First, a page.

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Comrade Xi Jinping and Tibet Autonomous Region’s Deputy to the National People’s Congress Discuss Affairs of the State, by Li Zhibao. Source  

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Chairman Mao Meeting with Pagbalha Geleg Namgyai (‘Living Buddha’ and Vice Chairman of the Chinese People’s Political Consultative Conference), by Sonam Topgyal. Source

Another very recent batch of “New Thangka” showed up in a photo essay on Buddhism iFeng. Completed over the course of three years, they all featured in an exhibition hosted in Xining in early 2016. Here’s a quick slideshow of some “New Thangka” that appeared there.

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It is also easy to spot the highly gendered dimensions of these Thangka. Apart from that one image featured above of Jiang Receives Caidan Zhuoma, women remain very much at the fringes of the scene, passively watching on as Han and Tibetan menfolk stride forward in socialist bromance.

Older examples of politicised Thangka seemed a little harder to come by on my first Baidu search, but maybe that’s a blog project for another time. One image that did pop up frequently during my searches was this:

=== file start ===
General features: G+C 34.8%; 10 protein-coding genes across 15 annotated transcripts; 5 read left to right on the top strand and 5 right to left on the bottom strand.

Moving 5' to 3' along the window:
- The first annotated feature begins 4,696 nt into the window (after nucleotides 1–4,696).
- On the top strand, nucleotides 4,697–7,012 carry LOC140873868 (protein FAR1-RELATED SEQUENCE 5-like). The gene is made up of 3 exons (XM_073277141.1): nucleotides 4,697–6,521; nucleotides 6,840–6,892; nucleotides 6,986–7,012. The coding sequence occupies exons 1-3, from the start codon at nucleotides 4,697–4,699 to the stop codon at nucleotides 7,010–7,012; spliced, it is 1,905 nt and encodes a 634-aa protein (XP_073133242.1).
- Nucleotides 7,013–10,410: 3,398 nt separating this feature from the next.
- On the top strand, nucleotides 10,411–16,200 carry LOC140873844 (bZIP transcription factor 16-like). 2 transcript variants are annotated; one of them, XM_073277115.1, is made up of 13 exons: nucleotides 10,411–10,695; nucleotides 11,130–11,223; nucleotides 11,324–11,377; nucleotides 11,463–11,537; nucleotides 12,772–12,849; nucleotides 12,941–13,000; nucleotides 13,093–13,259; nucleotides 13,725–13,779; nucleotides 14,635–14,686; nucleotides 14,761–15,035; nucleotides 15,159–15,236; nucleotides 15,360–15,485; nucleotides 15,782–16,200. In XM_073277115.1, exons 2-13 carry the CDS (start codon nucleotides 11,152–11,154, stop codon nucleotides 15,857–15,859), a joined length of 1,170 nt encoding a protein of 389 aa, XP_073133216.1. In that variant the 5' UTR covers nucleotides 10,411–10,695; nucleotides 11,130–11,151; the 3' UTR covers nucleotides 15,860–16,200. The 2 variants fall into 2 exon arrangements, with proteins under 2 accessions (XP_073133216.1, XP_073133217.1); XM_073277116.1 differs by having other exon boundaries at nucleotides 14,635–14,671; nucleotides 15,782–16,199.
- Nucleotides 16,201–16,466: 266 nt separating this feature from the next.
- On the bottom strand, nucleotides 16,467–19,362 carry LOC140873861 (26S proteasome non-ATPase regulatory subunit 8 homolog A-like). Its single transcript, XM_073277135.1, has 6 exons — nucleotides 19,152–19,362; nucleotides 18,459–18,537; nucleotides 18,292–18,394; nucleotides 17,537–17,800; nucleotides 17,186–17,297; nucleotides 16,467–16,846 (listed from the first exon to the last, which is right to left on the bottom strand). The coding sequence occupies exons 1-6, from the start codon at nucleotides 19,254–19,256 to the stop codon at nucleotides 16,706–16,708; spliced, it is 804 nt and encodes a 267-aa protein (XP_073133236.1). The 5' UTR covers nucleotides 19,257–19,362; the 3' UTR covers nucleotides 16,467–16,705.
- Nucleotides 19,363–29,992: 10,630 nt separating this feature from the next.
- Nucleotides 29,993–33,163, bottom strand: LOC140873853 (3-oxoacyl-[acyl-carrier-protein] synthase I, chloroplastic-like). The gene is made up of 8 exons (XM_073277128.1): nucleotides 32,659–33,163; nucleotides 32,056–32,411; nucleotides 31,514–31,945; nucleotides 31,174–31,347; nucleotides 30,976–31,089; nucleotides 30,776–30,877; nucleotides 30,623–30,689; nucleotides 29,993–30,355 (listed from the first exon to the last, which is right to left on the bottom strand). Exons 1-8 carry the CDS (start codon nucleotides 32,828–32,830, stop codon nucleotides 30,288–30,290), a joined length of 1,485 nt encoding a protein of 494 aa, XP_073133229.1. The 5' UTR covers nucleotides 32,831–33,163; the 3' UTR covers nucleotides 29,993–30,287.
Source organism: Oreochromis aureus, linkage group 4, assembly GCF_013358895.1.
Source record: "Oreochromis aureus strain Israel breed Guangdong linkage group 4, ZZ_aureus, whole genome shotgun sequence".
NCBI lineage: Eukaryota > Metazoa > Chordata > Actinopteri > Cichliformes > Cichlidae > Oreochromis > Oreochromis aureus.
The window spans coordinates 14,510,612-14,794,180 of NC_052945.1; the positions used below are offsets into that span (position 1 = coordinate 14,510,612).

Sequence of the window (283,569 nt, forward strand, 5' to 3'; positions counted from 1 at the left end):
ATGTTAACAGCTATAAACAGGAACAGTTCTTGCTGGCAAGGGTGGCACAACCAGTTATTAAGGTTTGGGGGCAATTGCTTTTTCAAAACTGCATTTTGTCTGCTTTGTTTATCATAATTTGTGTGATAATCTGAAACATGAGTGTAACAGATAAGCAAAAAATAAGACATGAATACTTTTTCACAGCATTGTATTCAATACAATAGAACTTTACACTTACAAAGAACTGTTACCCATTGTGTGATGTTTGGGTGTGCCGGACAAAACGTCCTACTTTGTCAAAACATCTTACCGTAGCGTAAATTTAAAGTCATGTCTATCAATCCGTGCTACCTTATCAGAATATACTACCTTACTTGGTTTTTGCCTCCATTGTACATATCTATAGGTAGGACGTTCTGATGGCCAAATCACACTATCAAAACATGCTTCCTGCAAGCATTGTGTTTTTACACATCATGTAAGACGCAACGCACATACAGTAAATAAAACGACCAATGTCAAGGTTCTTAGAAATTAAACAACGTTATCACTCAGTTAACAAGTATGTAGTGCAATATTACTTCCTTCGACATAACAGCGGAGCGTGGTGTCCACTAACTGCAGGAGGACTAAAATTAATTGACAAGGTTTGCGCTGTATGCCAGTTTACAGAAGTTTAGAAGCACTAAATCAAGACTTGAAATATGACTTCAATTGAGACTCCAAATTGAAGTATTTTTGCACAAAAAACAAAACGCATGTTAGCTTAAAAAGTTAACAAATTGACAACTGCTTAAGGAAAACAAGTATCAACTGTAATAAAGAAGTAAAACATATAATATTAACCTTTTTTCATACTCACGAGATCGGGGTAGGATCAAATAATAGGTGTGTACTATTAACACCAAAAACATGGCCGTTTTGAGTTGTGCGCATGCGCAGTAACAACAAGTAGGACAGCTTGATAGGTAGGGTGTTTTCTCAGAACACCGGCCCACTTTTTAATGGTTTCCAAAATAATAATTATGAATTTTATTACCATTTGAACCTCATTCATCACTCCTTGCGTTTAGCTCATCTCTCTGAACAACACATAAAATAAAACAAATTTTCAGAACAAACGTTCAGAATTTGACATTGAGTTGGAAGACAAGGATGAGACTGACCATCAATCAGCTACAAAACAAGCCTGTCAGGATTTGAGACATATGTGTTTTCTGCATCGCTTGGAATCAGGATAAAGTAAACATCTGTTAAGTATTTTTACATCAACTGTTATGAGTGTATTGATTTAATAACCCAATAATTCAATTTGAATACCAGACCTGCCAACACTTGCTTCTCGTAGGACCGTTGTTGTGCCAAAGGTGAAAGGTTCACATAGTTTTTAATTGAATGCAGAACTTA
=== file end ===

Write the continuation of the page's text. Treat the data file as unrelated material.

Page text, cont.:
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Drawing of the Dalai Lama and the Panchen Lama Shaking Hands (1954) Source

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This Thangka, now held at the Cultural Palace of Nationalities in Beijing, was presented to Chairman Mao as a gift by the 10th Panchen Lama, Choekyi Gyaltsen, in October, 1954. It depicts a scene of the 14th Dalai Lama and the 10th Panchen Lama shaking hands below the national emblem of the People’s Republic of China. In the top right, in Tibetan and Mandarin, the words “Commemorating the Great leader Chairman Mao, the Dalai Lama and the Panchen Lama  both unite together. Donated by the Panchen Lama, October 1954.”

So, what to make of all these very patriotic Tibetan-produced “New Thangka”, brimming with harmony, gratitude, and socialist zeal? Has party-state indoctrination and patriotic education got the best of artists in contemporary Tibet, or are there really so many artists in Tibet who believe in the party-state promise?